Cleveland Indians rally to beat Minnesota Twins, 6-3; Mike Clevinger returns with strong showing – cleveland.com

CLEVELAND, Ohio — Mike Clevinger took the surest path to get back into the good graces of his teammates Wednesday night at Progressive Field. He simply did what he does best — pitch.

Clevinger began his first start in three weeks by allowing a leadoff homer to Max Kepler. Not a good way to erase the memory of his night out in Chicago with fellow right-hander Zach Plesac that cost him baseball’s version of 30 days in the hole.

After that he did just fine as the Indians rallied for the second straight night to beat the Twins, 6-3, and move to within a half-game of first in the AL Central. The Twins, Indians and White Sox are within a half-game of each other.

Clevinger allowed two runs on eight hits in a six-inning no-decision. He struck out six and walked one on 86 pitches. It was a win-win night for Chris Antonetti, president of baseball operations. He can keep Clevinger to help strengthen one of the strongest rotations in the big leagues. Or he can trade him by Monday’s deadline to bring in a hitter to help the Indians’ suspect offense.

“I was just thinking about how tight this division is, how tight this race is right now and how every pitch is going to mean something,” said Clevinger. “It kind of overshadowed my anxiousness to do well for my redemption. I couldn’t get it out of my head how close we were to them and this team has been roll right now and I just wanted to keep the same vibe rolling through.”

Acting manager Sandy Alomar said Clevinger showed some rust and anxiousness early in the game.

“After he settled down, he had the best fastball he’s had all year,” said Alomar. “He was impressive after not being on the mound for more than two weeks.”

As for how the usually gregarious Clevinger interacted with his teammates, Alomar said he was quiet before the game.

“Normally he’s kind of rah-rah-rah,” said Alomar. “Giving high fives to everybody. He was more quiet today. He wanted to make sure he was accepted by the guys. He carried that to the mound the first couple of innings, but after a while he settled down and was the same guy. I think the guys did a good job accepting him.”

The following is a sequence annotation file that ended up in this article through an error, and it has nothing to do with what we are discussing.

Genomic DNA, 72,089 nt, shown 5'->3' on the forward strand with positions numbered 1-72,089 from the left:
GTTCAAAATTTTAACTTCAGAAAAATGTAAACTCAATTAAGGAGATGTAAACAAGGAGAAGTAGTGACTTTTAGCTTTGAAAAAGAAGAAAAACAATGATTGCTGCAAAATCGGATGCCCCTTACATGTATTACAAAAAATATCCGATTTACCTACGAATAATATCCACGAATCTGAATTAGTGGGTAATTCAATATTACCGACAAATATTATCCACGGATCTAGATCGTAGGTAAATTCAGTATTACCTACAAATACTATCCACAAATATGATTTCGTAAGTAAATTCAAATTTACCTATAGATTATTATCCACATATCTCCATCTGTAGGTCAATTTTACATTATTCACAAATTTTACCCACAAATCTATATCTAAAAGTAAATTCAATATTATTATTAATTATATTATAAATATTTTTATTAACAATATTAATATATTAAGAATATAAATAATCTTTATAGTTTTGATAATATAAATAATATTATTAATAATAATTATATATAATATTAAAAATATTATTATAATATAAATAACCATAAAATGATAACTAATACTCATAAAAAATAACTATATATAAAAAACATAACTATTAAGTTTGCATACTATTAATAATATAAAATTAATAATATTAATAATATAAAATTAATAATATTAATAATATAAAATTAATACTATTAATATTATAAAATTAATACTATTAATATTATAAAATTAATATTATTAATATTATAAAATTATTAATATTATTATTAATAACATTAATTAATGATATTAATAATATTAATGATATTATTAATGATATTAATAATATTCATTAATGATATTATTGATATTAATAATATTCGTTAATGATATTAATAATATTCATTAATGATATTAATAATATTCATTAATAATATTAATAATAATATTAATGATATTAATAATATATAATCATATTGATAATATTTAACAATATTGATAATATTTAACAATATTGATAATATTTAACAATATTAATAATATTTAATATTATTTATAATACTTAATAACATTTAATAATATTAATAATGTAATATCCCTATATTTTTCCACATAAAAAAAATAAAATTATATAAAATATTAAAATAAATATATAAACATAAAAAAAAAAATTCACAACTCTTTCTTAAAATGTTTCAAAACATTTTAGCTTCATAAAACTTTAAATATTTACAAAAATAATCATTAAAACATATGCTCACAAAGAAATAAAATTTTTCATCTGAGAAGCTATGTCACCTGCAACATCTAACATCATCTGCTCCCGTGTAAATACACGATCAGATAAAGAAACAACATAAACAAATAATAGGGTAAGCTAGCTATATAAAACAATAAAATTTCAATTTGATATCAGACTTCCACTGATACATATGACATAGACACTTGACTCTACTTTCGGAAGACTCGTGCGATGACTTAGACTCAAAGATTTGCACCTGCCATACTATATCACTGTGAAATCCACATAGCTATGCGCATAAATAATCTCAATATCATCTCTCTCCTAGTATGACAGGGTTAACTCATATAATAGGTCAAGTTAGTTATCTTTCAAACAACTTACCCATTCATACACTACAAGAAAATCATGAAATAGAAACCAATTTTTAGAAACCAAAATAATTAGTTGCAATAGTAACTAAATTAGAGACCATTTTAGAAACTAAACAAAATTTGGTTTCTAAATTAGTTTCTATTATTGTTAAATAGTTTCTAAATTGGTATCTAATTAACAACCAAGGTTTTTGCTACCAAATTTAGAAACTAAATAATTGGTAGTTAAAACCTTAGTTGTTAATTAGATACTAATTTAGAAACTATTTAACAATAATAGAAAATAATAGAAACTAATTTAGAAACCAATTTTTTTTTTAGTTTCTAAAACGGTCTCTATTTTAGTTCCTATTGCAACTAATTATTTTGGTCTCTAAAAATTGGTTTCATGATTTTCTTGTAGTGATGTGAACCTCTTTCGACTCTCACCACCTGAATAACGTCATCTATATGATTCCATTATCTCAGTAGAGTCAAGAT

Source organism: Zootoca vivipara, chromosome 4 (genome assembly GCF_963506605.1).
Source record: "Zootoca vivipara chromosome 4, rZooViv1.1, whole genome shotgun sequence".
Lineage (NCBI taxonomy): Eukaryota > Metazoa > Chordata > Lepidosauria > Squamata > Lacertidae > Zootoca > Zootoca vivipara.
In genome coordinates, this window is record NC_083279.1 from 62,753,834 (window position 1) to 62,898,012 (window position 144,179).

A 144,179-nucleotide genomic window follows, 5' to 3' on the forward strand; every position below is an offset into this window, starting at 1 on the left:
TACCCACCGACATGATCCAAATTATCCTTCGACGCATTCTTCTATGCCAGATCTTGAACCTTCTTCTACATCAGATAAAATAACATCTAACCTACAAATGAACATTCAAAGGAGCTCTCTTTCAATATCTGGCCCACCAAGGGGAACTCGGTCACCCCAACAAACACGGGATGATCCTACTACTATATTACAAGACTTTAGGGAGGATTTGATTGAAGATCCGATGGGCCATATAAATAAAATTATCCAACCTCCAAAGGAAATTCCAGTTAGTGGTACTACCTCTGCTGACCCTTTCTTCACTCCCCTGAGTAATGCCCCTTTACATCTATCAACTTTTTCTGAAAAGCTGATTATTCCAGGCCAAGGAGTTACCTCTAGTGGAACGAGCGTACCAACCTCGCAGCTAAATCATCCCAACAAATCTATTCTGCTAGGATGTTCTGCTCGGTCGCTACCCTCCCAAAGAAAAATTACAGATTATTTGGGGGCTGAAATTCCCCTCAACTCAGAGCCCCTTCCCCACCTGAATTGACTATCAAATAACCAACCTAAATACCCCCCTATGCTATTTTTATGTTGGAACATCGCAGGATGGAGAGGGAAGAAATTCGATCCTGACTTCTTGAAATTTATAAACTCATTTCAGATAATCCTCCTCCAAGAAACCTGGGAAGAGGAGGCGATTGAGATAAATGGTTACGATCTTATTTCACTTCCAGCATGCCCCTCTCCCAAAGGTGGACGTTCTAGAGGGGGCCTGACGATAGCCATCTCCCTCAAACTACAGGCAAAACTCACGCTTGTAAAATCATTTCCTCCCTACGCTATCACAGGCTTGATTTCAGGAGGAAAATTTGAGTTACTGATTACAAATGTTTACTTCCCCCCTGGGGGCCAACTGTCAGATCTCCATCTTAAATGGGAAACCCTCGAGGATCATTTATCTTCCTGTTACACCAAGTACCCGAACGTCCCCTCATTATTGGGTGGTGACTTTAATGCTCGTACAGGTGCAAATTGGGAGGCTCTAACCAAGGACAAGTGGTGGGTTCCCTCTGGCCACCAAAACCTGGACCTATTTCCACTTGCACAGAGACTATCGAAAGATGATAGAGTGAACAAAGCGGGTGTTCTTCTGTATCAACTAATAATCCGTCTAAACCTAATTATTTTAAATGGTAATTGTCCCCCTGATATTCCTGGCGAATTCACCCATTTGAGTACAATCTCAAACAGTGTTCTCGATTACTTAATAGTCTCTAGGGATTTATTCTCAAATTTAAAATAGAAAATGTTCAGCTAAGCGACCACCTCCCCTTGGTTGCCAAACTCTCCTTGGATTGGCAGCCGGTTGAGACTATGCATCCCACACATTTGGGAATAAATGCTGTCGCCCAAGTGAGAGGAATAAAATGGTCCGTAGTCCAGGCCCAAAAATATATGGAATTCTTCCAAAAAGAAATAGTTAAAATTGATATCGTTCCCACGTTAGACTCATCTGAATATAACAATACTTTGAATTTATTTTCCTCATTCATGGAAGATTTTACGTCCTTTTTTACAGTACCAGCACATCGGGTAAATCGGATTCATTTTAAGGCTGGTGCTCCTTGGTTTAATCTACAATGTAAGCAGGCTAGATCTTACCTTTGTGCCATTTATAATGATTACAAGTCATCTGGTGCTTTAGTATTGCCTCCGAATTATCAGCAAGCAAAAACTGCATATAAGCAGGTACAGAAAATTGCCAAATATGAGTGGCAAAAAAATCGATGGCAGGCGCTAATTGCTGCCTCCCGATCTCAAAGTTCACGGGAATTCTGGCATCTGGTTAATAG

That suspect defense struck for three runs in the eighth to shatter a 3-3 tie and start the last half of the 60-game sprint in style. Tyler Naquin’s double, Greg Allen’s sacrifice fly and Cesar Hernandez’s single accounted for the runs as nine batters went to the plate.

Sergio Romo, who barked at the Indians’ bench Monday after stemming a rally in the eighth inning of a 3-2 Twins win, started the eighth. Jose Ramirez and Francisco Lindor were all over him from the far end of the Indians’ dugout. Chatter travels a long way in an empty ballpark.

Carlos Santana opened the eighth with a single. Franmil Reyes walked as the chatter grew louder from the bench. Tyler Naquin doubled down the left-field line for a 4-3 lead as Santana scored and Reyes went to third. Allen delivered Reyes with a sacrifice fly to right. Romo (0-1) hit Roberto Perez with a pitch to end his night. Lefty Danny Coulombe relieved as Delino DeShields moved Naquin to third with a fly ball to right. Hernandez made it 6-3 with a single.

“We come to the ballpark to win every single day,” said Naquin. “You have to play hard to the last out. Every pitch and every inch counts. Minnesota is a good team over there and we just have to keep playing hard.”

Oliver Perez, Phil Maton (2-0) and Brad Hand worked in relief of Clevinger. Hand retired the Twins in order in the ninth for his ninth save in as many games. Maton went 1 2/3 scoreless innings for the win.

The Indians took a 3-2 lead on Ramirez’s three-run homer in the third off Jose Berrios. It just cleared the wall down the right field line and banged into the base of the foul pole. The Twins asked for the umpires to review the hit to see if it was foul, but the fair call stood.

Instant replay played a role in the rally that erased a 2-0 Twins lead.

DeShields opened the inning with a single and stole second. He was called out by umpire Ron Kulpa, but the Indians challenged the call. The review took 2:10, but the call on the field was reversed. Hernandez followed with a walk and Ramirez hit a 1-0 change up for his fifth homer, all of them at Progressive Field. Ramirez came into the game hitting .193 (6-for-31) with no homers against Berrios.

Clevinger protected the lead through the sixth in his first start since Aug. 5 against the Reds. Perez started the seventh having allowed one earned run this season in 12 appearances. Pinch-hitter Ehire Adrianza opened the inning with a double off the center-field wall. Adrianza moved to third on a fly ball to right by Alex Avila and scored on Jake Cave’s bloop single into shallow right over a drawn-in infield to make it 3-3.

Maton relieved and ended the inning by getting Jorge Polanco to hit into a double play. It was Perez’s first blown save of the season. Cave’s hit was just the second Perez has allowed to a lefty this year.

Kepler gave the Twins a 1-0 lead on Clevinger’s third pitch. Kepler drove a 2-0 pitch into the right field seats for his third leadoff homer of the season and second off Clevinger. Kepler likes to hit against the Indians. It was his 16th homer against the Indians and 12th at Progressive Field.

Kepler, however, left the game in the second after fouling a ball off his right foot.

LaMonte Wade gave the Twins a 2-0 lead with a single in the second. Miguel Sano scored after his one-out double.

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